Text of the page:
The Sexual Politics of Meat by Carol J. Adams explores the ways that women and animals are marginal ized and objectified in patriarchal cultures. Through an exploration of how persons might literally and metaphorically become “pieces of meat,” Adams analyzes the object-status of nonhuman animals and its relationship to the objectification of women throughout visual and literary culture.
Through their work, the artists of SPOM examine intersecting oppressions based on gender, race and species, exploring what objectification means to them personally, politically and poetically. Working in a wide variety of media the artists of SPOM ask, “How does someone become something?”
Featured artists: Nava Atlas, Patricia Denys, Kathryn Eddy, Suzy Gonzalez, Hester Jones, Renee Lauzon, Maria Lux, lynn mowson, Janell O’Rourke, Olaitan Valerie Callender-Scott, Angela Singer, Sunaura Taylor, L.A. Watson, Yvette Watt.
What Does Art Add? Figuring the More-than-Human World
Curated by Kathryn Eddy and Janell O’Rourke
April 10 – May 29, 2015
Opening reception: Friday, April 10, 6 – 8 pm
City Without Walls (cWOW) located at 6 Crawford St. Newark, NJ is pleased to announce a new group exhibition entitled What Does Art Add? Figuring the More-than Human World, curated by Kathryn Eddy and Janell O’Rourke. The show will run from April 10 – May 29, 2015, with an opening reception Friday, April 10 from 6 – 9 pm.
Featured artists include: Steve Baker, Kathleen Benton, Kathryn Eddy, Vincent Evans, Leah Grimaldi, Kathy High, Nils Karsten, Maureen O’Leary, Janell O’Rourke, Deborah Simon, L.A. Watson and Josh Worman. In this show these artists focus on animal life in ways that move beyond romanticized, sentimental or objectified images that have permeated centuries of human-centered attitudes toward other animals. The title is inspired by a question posed by the eminent theoretical writer, historian and artist Steve Baker in his 2013 book Artist|Animal. “What does art add?” What does art offer that the language and outlook of literature, or anthropology, or philosophy might not bring so intensely to our attention? Each of these artists brings to the exhibition an interest in exploring the complicated relationships that we have with other animals. How does our human-ness interfere with making art that shifts from an anthropocentric outlook to something else? What can we learn from that struggle in order to go beyond the human edge? How does that possibility create a space for working in-between; and is it even possible? What becomes apparent through these artists’ processes is an engagement with materials, intuition, queries and ideas that points towards multiple forms of agency, identity, nature and culture beyond the human.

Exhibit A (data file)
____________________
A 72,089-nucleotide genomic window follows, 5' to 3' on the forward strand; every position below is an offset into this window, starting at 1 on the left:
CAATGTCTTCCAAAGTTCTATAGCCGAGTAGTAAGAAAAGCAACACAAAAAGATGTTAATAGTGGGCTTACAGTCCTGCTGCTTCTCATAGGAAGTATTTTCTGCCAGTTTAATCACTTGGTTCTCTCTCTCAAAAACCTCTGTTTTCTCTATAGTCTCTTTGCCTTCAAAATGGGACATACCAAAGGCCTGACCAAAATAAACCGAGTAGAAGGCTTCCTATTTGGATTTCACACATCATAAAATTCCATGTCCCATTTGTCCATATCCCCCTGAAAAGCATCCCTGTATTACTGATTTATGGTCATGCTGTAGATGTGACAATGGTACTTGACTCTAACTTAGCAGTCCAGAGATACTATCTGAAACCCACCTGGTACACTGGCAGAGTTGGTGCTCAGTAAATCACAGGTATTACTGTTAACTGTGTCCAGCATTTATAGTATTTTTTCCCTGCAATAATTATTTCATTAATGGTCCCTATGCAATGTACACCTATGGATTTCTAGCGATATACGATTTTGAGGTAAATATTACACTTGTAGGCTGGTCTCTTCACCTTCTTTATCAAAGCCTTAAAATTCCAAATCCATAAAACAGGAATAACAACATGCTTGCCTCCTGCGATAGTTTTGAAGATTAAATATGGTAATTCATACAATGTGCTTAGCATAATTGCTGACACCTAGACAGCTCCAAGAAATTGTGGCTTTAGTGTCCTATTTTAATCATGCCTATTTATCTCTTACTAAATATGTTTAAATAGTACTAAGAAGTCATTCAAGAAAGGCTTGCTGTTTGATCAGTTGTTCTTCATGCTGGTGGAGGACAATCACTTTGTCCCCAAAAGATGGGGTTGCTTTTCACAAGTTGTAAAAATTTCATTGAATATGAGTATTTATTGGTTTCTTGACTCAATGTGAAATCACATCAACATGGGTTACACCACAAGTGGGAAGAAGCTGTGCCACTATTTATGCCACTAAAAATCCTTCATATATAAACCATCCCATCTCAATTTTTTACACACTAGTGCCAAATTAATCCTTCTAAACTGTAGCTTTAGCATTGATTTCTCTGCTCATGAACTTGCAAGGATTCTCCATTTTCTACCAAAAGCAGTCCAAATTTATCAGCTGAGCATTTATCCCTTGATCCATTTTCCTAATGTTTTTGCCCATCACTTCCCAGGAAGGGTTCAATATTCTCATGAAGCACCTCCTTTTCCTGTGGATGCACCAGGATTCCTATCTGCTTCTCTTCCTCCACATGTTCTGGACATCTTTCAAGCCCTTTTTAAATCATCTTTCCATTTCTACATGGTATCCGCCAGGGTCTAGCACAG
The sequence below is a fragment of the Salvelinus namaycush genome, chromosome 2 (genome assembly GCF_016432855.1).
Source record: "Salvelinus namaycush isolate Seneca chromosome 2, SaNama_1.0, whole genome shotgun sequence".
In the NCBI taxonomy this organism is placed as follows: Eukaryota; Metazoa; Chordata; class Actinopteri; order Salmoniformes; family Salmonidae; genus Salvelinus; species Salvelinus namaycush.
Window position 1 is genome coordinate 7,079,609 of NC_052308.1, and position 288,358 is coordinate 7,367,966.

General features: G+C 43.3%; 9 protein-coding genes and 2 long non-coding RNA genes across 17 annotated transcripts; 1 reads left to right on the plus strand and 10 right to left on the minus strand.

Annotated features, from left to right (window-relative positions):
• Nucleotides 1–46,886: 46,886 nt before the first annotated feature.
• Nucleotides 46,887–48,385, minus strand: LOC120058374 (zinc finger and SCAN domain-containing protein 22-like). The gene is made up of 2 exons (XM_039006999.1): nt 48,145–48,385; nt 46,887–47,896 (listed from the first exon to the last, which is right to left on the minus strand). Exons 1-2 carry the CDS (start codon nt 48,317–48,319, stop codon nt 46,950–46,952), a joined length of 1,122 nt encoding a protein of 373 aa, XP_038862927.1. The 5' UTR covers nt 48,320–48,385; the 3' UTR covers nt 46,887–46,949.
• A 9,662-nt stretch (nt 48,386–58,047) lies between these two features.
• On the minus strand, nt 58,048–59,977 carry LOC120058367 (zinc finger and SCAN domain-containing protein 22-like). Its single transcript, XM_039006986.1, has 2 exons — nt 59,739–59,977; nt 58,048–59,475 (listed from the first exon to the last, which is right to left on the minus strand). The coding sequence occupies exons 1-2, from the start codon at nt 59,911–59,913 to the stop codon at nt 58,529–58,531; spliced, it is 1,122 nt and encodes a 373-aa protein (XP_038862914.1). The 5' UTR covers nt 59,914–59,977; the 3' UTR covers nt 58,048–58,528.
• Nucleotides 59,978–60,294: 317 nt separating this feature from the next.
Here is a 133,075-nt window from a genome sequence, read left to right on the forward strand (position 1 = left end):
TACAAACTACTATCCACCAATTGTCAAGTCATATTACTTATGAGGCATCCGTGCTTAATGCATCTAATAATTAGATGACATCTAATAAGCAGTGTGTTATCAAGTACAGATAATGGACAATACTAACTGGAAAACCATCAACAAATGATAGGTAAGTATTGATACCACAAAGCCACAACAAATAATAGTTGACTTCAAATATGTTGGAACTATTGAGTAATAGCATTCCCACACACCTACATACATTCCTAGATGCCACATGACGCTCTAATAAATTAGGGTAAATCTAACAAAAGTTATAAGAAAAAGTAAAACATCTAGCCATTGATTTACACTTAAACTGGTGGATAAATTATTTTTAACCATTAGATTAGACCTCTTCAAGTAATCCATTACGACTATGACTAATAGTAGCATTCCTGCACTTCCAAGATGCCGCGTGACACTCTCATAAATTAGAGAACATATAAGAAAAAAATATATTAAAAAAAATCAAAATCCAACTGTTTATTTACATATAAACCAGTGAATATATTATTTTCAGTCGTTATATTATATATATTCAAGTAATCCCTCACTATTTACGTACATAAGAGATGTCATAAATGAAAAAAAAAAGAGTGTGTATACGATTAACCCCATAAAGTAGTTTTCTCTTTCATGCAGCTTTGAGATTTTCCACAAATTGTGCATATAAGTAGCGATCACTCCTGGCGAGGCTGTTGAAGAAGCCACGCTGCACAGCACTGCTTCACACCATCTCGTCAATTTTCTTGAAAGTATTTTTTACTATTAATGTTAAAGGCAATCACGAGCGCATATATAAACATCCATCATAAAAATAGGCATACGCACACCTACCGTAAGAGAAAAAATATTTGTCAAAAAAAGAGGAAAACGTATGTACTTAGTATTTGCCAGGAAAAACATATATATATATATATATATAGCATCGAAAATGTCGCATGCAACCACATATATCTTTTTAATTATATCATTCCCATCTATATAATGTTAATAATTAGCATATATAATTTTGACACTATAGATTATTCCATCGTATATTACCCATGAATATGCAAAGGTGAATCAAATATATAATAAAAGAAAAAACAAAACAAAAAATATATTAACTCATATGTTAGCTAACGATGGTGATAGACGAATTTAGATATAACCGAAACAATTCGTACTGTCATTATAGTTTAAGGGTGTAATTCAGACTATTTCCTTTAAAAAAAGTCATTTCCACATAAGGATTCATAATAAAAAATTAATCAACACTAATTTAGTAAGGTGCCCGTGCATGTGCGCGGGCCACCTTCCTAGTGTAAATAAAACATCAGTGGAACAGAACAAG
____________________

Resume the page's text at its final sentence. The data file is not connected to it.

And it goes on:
About Steve Baker:
Steve Baker is Emeritus Professor of Art History at the University of Central Lancashire, UK. Now working as an independent writer, researcher and artist, his recent book Artist|Animal (in the “Posthumanities” series from the University of Minnesota Press) has been praised by the prominent American artist Mark Dion for its author’s “rigorous ethnographer’s eye” and “deep understanding of the nuance, intricacy, and contradictions in how artists work today.” Examples of Baker’s roadkill imagery have been exhibited in the USA, UK and Australia, and several were recently included in major animal-themed museum exhibitions in Poland and Germany. They have been discussed in Giovanni Aloi’s Art & Animals, and in the journals Art & Research, Antennae, and Tierstudien.
About the curators:
Kathryn Eddy and Janell O’Rourke are founding members, along with L.A. Watson, of the art coalition ArtAnimalAffect which is dedicated to bridging art, activism, and critical animal studies. They recognize how all earthly beings are interconnected and how our diversity is part of our shared experience in understanding tolerance. Through artwork, they aim to raise awareness of animal issues, as well as provide exhibition opportunities for contemporary artists working with human and nonhuman animal relationships.
Eddy and O’Rourke have exhibited their work on the east and west coasts. Most recently the collective is working with the ecofeminist writer and theorist, Carol J. Adams to publish the book The Art of the Animal. This will feature the artwork and writing of fourteen women artists who have been inspired by Carol’s theories and will accompany an exhibition opening at The National Museum of Animals and Society in Los Angeles in Fall 2015.
About City Without Walls:
City Without Walls (cWOW) is an urban gallery of emerging art that advocates the careers of artists while building the audience for contemporary art.
City Without Walls is New Jersey’s oldest not-for-profit alternative art space, in continuous operation in the city of Newark since 1975. They operate a professional fine art gallery that showcases the work of contemporary artists on site, off-site, online and through traveling exhibitions.
City Without wall is located at 6 Crawford St. Newark, NJ 07102. 973-622-1188. Cwow.org